Following ‘Nosedive’ was going to be difficult, to be fair.
Black Mirror’s third season started with a particularly stellar episode, one that set the bar high for any that followed it. It’s perhaps understandable that ‘Playtest’, then, feels a little disappointing in comparison.
Broadly speaking, ‘Playtest’ is an attempt at a horror story for the internet age; it’s a haunted mansion with CGI jump scares being beamed straight into the main character’s mind. It’s reasonably effective, as it goes; a moody piece that is often quite scary, with palpable tension throughout.
Dan Trachtenburg, a director with impressive horror pedigree (note the success of 10 Cloverfield Lane earlier this year), does an excellent job with this tale – he’s clearly put a lot of work into the texture of the episode, deftly handling the different aesthetics throughout, leading to a really beautiful hour of television.
The script has plenty of quite intelligent moments and unexpected reversals. Arguably the most effective of these was the handling of Cooper’s father’s Alzheimer’s – having set the audience up to expect an apparition of the father, Charlie Brooker expertly subverts this by presenting a far subtler rendition of Cooper’s fears about his own mental state. It’s possibly one of the most intelligent scares of the episode, and by that token the most meaningful; certainly, it stands head and shoulders above the CGI jump scares that proliferate the rest of the episode.
Yet despite this, there’s something about ‘Playtest’ that just feels… empty.
Perhaps it’s because the premise of the episode is one inherently based on falsehood; it’s emphasised very early on that Cooper’s experiences are all, essentially, just in his head. Accordingly, it’s difficult to be particularly scared for him – there’s already a degree of separation, given the audience acts only as observers, but it’s taken a step further by the fact that none of this is actually happening.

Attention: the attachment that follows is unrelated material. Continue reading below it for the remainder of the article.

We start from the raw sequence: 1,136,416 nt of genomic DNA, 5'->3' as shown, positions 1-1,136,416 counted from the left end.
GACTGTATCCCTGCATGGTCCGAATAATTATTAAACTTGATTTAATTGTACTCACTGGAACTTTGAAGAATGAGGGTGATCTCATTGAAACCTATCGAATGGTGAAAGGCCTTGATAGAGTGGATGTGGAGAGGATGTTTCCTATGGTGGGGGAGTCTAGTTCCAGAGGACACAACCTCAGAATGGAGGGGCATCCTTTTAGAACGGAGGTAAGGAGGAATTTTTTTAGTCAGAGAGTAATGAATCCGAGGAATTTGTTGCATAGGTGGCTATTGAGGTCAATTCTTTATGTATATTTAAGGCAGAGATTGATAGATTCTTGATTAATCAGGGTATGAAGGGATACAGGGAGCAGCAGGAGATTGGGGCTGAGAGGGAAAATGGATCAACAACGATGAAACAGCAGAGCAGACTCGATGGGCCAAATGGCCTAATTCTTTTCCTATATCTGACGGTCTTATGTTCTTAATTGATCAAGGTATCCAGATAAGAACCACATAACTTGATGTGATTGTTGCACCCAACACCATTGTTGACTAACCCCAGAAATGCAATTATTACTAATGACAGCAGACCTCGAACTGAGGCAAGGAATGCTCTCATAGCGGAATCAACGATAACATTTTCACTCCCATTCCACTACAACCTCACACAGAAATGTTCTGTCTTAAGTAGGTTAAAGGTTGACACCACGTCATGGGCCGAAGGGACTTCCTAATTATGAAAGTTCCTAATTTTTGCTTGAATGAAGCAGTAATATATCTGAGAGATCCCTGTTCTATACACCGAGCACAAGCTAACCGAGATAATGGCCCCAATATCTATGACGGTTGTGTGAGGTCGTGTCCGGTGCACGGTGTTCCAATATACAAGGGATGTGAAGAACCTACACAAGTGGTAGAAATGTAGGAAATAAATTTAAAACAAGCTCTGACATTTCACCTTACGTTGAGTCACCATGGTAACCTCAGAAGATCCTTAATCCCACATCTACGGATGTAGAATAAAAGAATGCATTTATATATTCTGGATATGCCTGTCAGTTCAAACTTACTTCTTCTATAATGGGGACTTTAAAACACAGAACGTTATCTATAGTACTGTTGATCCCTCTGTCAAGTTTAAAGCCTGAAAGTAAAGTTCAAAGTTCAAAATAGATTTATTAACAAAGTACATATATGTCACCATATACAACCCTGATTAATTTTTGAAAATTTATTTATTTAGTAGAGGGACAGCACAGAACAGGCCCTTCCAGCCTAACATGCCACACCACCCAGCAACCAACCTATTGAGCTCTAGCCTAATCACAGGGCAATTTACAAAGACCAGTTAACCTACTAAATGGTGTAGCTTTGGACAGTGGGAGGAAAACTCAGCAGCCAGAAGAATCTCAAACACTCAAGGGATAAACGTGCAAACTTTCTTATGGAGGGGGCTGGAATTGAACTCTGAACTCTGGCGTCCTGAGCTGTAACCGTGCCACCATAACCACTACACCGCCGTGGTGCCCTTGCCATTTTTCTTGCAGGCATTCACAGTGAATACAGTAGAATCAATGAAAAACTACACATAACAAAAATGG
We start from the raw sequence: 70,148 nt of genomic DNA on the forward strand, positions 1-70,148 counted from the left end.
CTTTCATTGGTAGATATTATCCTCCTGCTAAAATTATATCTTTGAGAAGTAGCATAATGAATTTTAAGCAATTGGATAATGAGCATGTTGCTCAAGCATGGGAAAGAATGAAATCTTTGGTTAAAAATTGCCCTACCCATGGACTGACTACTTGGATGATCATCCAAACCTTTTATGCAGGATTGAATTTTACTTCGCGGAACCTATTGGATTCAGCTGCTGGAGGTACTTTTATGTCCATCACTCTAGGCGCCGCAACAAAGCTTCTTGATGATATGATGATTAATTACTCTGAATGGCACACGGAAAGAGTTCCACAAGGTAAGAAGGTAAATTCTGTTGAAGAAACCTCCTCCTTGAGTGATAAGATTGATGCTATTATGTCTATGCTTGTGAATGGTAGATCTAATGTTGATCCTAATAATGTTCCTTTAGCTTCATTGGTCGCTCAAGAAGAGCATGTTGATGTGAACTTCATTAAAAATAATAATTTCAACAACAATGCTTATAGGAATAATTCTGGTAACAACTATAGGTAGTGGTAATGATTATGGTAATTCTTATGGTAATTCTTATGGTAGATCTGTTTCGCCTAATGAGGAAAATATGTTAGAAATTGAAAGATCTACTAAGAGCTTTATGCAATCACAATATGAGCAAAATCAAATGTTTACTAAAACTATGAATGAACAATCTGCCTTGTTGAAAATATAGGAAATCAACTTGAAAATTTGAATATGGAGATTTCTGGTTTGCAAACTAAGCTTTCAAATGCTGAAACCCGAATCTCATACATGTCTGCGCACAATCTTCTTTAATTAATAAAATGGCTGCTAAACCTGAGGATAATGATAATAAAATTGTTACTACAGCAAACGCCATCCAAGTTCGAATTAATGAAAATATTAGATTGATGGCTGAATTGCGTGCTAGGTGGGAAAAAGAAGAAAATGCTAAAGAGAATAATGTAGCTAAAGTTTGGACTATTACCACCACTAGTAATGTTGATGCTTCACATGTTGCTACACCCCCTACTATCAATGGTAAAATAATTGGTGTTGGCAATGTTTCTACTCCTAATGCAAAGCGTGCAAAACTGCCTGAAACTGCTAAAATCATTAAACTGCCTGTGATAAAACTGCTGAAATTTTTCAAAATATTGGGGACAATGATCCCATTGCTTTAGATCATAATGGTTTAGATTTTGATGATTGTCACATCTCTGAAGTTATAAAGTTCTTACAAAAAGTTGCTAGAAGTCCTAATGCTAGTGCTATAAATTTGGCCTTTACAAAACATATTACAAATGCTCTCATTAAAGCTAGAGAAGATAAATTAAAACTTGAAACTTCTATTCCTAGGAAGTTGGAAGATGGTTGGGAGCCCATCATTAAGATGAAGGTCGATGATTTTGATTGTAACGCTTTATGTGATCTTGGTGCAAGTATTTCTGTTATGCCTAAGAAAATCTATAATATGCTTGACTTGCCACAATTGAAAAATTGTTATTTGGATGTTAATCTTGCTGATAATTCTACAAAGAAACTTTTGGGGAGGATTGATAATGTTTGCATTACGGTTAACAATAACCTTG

It’s difficult to get particularly invested in what’s going on, when it’s been established that it’s all audio-visual hallucinations anyway; the episode leads us to believe that, at a certain point, the events are real – but there’s never any inclination to believe this, based on what had gone before.
‘Playtest’ is too reliant on these reversals, in the end; the final revelation that the episode was took place across less than one tenth of a second, entirely in Cooper’s mind, is presumably meant to seem smart but ultimately feels trite. One can’t help but wonder if the episode would have been more effective had the episode concluded one twist earlier, with the apparent revelation that Cooper’s mother now also had Alzheimer’s. To confirm that reality was worse than his greatest fears would be a more impactful note to end on.
Despite a strong opening episode, Black Mirror’s third season drops the ball somewhat with ‘Playtest’: a serviceable yet largely average haunted house story with an entertaining sci-fi twist, yet lacking the edge that usually makes Black Mirror so compelling.
Available from Friday 21 October 2016 on Netflix.
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